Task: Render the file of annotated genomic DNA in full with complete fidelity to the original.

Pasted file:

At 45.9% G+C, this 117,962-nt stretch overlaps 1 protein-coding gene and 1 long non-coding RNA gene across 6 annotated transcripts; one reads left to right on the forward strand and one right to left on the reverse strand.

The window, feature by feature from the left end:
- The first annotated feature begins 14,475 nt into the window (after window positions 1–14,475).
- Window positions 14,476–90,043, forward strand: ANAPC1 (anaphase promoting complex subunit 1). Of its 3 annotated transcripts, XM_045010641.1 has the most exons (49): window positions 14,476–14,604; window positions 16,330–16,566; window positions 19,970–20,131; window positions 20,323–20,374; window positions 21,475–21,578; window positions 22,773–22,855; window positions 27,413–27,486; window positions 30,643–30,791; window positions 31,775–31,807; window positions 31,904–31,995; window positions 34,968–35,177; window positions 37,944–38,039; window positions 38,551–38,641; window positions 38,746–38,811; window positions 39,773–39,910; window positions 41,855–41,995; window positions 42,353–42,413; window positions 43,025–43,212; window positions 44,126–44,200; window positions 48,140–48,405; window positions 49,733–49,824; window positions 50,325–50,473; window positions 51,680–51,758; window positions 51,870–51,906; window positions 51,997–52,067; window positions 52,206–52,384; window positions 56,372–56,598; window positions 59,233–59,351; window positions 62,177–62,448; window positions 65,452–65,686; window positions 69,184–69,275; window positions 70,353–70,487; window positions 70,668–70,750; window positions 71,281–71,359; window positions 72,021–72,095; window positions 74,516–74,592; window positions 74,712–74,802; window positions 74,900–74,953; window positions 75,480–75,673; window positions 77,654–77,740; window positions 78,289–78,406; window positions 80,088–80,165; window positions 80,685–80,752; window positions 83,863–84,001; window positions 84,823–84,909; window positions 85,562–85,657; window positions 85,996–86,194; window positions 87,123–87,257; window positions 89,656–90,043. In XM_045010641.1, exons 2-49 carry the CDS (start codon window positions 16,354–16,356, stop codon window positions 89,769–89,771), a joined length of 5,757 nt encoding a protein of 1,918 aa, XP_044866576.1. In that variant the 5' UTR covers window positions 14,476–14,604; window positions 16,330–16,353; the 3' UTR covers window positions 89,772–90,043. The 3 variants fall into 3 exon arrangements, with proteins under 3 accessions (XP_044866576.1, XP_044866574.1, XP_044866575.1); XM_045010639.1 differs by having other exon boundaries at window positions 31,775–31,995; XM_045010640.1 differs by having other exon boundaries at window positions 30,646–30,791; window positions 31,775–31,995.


At 45.9% G+C, this 117,962-nt stretch overlaps 1 protein-coding gene and 1 long non-coding RNA gene across 6 annotated transcripts; one reads left to right on the forward strand and one right to left on the reverse strand.

The window, feature by feature from the left end:
- The first annotated feature begins 14,475 nt into the window (after window positions 1–14,475).
- Window positions 14,476–90,043, forward strand: ANAPC1 (anaphase promoting complex subunit 1). Of its 3 annotated transcripts, XM_045010641.1 has the most exons (49): window positions 14,476–14,604; window positions 16,330–16,566; window positions 19,970–20,131; window positions 20,323–20,374; window positions 21,475–21,578; window positions 22,773–22,855; window positions 27,413–27,486; window positions 30,643–30,791; window positions 31,775–31,807; window positions 31,904–31,995; window positions 34,968–35,177; window positions 37,944–38,039; window positions 38,551–38,641; window positions 38,746–38,811; window positions 39,773–39,910; window positions 41,855–41,995; window positions 42,353–42,413; window positions 43,025–43,212; window positions 44,126–44,200; window positions 48,140–48,405; window positions 49,733–49,824; window positions 50,325–50,473; window positions 51,680–51,758; window positions 51,870–51,906; window positions 51,997–52,067; window positions 52,206–52,384; window positions 56,372–56,598; window positions 59,233–59,351; window positions 62,177–62,448; window positions 65,452–65,686; window positions 69,184–69,275; window positions 70,353–70,487; window positions 70,668–70,750; window positions 71,281–71,359; window positions 72,021–72,095; window positions 74,516–74,592; window positions 74,712–74,802; window positions 74,900–74,953; window positions 75,480–75,673; window positions 77,654–77,740; window positions 78,289–78,406; window positions 80,088–80,165; window positions 80,685–80,752; window positions 83,863–84,001; window positions 84,823–84,909; window positions 85,562–85,657; window positions 85,996–86,194; window positions 87,123–87,257; window positions 89,656–90,043. In XM_045010641.1, exons 2-49 carry the CDS (start codon window positions 16,354–16,356, stop codon window positions 89,769–89,771), a joined length of 5,757 nt encoding a protein of 1,918 aa, XP_044866576.1. In that variant the 5' UTR covers window positions 14,476–14,604; window positions 16,330–16,353; the 3' UTR covers window positions 89,772–90,043. The 3 variants fall into 3 exon arrangements, with proteins under 3 accessions (XP_044866576.1, XP_044866574.1, XP_044866575.1); XM_045010639.1 differs by having other exon boundaries at window positions 31,775–31,995; XM_045010640.1 differs by having other exon boundaries at window positions 30,646–30,791; window positions 31,775–31,995.